Database management is a system for managing information that supports the business operations of an organization. It involves storing data, distributing it to users and applications and editing it as required as well as monitoring changes in data and protecting against data corruption due to unexpected failure. It is an integral part of the overall informational infrastructure of a business that supports decision making, corporate growth, and compliance with laws like the GDPR and the California Consumer Privacy Act.
The first database systems were invented in the 1960s by Charles Bachman, IBM and others. They developed into information management systems (IMS), which allowed large amounts data to be stored and retrieved for a range of purposes. From calculating inventory to aiding complex financial accounting functions as well as human resource functions.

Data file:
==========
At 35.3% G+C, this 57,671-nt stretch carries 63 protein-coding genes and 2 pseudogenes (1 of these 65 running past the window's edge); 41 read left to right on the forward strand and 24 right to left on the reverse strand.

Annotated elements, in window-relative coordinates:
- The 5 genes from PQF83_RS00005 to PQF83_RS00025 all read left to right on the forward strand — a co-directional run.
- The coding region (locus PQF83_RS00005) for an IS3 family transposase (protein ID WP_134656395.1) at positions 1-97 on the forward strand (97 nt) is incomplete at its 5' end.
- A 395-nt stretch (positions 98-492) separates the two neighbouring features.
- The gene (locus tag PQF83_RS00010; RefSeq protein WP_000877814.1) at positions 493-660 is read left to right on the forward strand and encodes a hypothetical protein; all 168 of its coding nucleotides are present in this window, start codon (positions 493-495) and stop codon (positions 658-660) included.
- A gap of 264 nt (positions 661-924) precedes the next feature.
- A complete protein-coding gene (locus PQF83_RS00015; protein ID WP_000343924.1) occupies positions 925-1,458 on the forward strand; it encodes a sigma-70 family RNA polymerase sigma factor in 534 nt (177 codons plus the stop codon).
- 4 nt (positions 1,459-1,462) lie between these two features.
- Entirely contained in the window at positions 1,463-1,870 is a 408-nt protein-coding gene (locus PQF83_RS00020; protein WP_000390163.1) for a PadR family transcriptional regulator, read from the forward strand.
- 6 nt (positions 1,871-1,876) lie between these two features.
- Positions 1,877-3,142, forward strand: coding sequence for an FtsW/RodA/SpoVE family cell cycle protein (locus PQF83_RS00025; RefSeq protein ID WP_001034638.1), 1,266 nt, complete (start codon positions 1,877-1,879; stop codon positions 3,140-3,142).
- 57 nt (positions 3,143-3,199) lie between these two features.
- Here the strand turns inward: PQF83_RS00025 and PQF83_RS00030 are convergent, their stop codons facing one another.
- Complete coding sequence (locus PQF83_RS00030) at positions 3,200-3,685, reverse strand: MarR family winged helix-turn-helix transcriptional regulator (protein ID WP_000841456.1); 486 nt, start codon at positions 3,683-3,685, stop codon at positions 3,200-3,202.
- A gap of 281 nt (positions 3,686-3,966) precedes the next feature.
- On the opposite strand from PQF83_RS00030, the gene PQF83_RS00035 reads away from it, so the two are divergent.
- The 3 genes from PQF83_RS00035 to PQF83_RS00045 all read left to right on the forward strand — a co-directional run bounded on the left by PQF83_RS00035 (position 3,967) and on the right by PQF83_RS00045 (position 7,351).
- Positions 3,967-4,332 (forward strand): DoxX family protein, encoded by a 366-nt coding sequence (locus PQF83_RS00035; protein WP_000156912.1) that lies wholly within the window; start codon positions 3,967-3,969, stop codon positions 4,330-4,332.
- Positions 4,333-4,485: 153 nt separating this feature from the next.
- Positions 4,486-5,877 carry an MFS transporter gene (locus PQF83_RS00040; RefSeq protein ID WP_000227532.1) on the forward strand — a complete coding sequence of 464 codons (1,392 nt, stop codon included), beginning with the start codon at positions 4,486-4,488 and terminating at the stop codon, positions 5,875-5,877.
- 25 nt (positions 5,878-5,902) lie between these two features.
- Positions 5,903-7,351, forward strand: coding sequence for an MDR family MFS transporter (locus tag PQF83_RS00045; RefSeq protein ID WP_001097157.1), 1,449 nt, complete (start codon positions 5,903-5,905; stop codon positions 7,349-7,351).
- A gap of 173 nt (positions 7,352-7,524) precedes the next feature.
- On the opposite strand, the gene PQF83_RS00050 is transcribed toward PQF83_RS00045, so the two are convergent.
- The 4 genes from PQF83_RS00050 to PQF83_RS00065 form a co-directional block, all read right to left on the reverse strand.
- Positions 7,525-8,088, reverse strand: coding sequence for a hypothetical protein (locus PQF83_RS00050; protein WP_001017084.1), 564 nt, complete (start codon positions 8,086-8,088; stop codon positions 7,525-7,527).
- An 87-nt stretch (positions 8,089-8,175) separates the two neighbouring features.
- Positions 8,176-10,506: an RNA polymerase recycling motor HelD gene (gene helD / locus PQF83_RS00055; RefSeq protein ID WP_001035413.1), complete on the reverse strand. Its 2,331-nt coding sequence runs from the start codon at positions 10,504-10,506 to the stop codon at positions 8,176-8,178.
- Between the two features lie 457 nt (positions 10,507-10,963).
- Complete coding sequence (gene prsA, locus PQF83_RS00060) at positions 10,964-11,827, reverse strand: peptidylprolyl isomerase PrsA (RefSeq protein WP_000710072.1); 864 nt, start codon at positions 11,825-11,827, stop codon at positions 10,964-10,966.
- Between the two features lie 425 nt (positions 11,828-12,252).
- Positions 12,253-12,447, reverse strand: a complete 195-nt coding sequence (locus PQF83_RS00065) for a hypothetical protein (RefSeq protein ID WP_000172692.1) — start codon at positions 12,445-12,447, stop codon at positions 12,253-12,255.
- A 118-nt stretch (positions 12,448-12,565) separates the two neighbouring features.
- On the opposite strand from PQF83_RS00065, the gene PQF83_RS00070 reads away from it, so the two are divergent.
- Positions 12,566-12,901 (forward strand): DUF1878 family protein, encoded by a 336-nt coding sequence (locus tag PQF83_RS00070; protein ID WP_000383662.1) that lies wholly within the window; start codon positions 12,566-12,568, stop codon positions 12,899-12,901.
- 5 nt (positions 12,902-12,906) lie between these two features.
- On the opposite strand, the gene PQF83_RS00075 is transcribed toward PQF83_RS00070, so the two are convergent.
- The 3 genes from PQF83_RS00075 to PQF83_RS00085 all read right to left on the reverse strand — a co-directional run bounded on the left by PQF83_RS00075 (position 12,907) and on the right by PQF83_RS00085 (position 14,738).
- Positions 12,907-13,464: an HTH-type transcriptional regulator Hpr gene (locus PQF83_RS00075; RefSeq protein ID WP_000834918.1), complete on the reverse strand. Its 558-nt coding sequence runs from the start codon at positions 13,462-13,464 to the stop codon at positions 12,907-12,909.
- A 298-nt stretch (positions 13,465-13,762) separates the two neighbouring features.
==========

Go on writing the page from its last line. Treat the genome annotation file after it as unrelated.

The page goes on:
A database is a set of tables that arrange data in accordance with a specific arrangement, like one-to-many relationships. It utilizes primary key to identify records, and also allows cross-references between tables. Each table contains a set of attributes or fields that represent facts about data entities. Relational models, developed by E. F. “Ted” Codd in the 1970s at IBM and IBM, are the most well-known database type currently. This model is based on normalizing the data, making it more easy to use. It is also simpler to update data since it does not require changing certain sections of the database.
Most DBMSs are able to support different types of databases by offering different internal and external levels of organization. The internal level is concerned with cost, scalability, as well as other operational issues, like the physical layout of the database. The external level is the representation of the database on user interfaces and applications. It can include a mixture of external views based on different data models. It also may also include virtual tables that are computed using generic data to improve the performance.